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Studies on the glycemic index of raisins and on the intestinal absorption of fructose

by 1973- Kim, Yeonsoo

Abstract (Summary)
The glycemic index (GI) measures the magnitude of the postprandial increase in blood glucose caused by a test food compared with a reference food/beverage, such as a glucose solution or white bread, containing the same amount of carbohydrate. The insulin index is determined in a similar manner of GI calculation, except that blood insulin AUC is used in place of blood glucose AUC. Low GI and insulin index foods are desirable because foods with low GI and insulin index result in gradual increase in postprandial glycemia/insulinemia and lower blood glucose/insulin fluctuations compared with foods with high GI and insulin index. This attenuated glycemic and insulinemic responses of low GI and insulin index foods is associated with reduced risks of obesity, diabetes mellitus, and chronic diseases. Fructose has low glycemic and insulin index, and a high fructose-containing food, such as raisins, would be expected to have low glycemic and insulin index values. In addition to its low glycemic and insulin index, small, or “catalytic” amounts of fructose (e.g., 5- 10 g) lower the glycemic response to other carbohydrates. However, prefeeding of fructose is necessary to achieve this effect due to the slow intestinal absorption of fructose. The overall objective of this dissertation was to investigate the current interest of carbohydrate metabolism. The first goal was to determine a difference in carbohydrate iii metabolism in populations with different metabolic status. The second objective was to determine fructose absorption in the presence of erythritol in vivo and in vitro. The GI and insulin index of raisins were determined and compared in healthy sedentary young adults, endurance athletes, and people with impaired glucose tolerance. The GI of raisins was low (GI ?55) in the healthy sedentary people (49.4 ± 7.4) and people with pre-diabetes (49.6 ± 4.8) and was moderate (GI 55-69) in the athletes (62.3 ± 10.5), but there were no differences among the subject groups (P = 0.437). The insulin index of raisins was not significantly different among the groups. Raisins are a low to moderate GI food, with a correspondingly low insulin index. In the second study, the effect of the simultaneous ingestion of an equimolar amount of erythritol and fructose on fructose absorption was determined in healthy subjects. Breath hydrogen production with a beverage of equimolar mixture of 50 g fructose and 33.3 g erythritol (FE) was 207% higher than that of a beverage of 50 g fructose (F) (P <0.05). Serum fructose levels were 20% lower in the FE compared with F (P < 0.05). However, serum erythritol level in FE was increased to 727.7 ± 22.2 mmol/min/L, which it was negligible in F (P < 0.05). The rise in breath hydrogen levels in FE versus F indicated greater carbohydrate malabsorption. Because of the considerable rise in serum erythritol and the decrease in serum fructose in the FE versus F groups, it appeared that erythritol was absorbed at the expense of fructose. The third study investigated the effect of erythritol on intestinal fructose absorption using Caco-2 cells. The inhibitory effect of erythritol on fructose absorption that we observed in healthy humans was reproducible in a Caco-2 cell model at high iii doses of fructose and erythritol. Erythritol inhibited fructose absorption in a dosedependent fashion (P < 0.05). In conclusion, raisins, a high fructose-containing food, has a low GI and insulin index. A mixture of an equimolar amount of fructose and erythritol also had low glycemic and insulinemic responses. However, increased gastrointestinal distress after intake of the mixture of fructose and erythritol may limit the usage of those carbohydrates. Further research should focus on the interaction of sugar alcohol s and other food components which may impact on carbohydrate absorption and gastrointestinal distress. iv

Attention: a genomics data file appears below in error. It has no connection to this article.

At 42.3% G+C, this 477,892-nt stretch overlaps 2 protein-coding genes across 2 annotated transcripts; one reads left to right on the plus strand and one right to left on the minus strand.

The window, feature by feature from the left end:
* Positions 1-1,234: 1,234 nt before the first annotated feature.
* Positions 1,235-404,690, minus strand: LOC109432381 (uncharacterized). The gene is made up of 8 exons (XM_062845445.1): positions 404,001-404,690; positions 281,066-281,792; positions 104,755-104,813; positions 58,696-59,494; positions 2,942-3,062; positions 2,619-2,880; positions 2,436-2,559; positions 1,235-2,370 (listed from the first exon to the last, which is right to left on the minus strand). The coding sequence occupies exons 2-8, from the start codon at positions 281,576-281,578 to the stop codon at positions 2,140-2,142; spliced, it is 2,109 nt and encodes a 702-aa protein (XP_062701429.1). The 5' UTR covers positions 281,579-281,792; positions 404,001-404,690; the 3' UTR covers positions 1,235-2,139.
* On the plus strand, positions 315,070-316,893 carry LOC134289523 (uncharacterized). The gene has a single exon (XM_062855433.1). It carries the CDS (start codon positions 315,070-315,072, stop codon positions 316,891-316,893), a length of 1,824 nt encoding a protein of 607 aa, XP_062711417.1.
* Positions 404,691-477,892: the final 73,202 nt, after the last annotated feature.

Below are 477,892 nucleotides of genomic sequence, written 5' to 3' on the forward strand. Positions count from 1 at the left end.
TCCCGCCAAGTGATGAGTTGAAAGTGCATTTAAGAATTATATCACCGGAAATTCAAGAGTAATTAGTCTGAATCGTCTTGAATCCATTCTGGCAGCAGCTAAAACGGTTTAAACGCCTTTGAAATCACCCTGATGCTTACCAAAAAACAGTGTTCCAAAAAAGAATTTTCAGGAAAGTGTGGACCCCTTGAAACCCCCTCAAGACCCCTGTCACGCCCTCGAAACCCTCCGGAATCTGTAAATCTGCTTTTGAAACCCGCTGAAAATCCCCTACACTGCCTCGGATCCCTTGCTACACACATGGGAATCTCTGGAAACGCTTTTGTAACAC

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School:The Ohio State University

School Location:USA - Ohio

Source Type:Master's Thesis

Keywords:fructose in human nutrition carbohydrates raisins glycemic index

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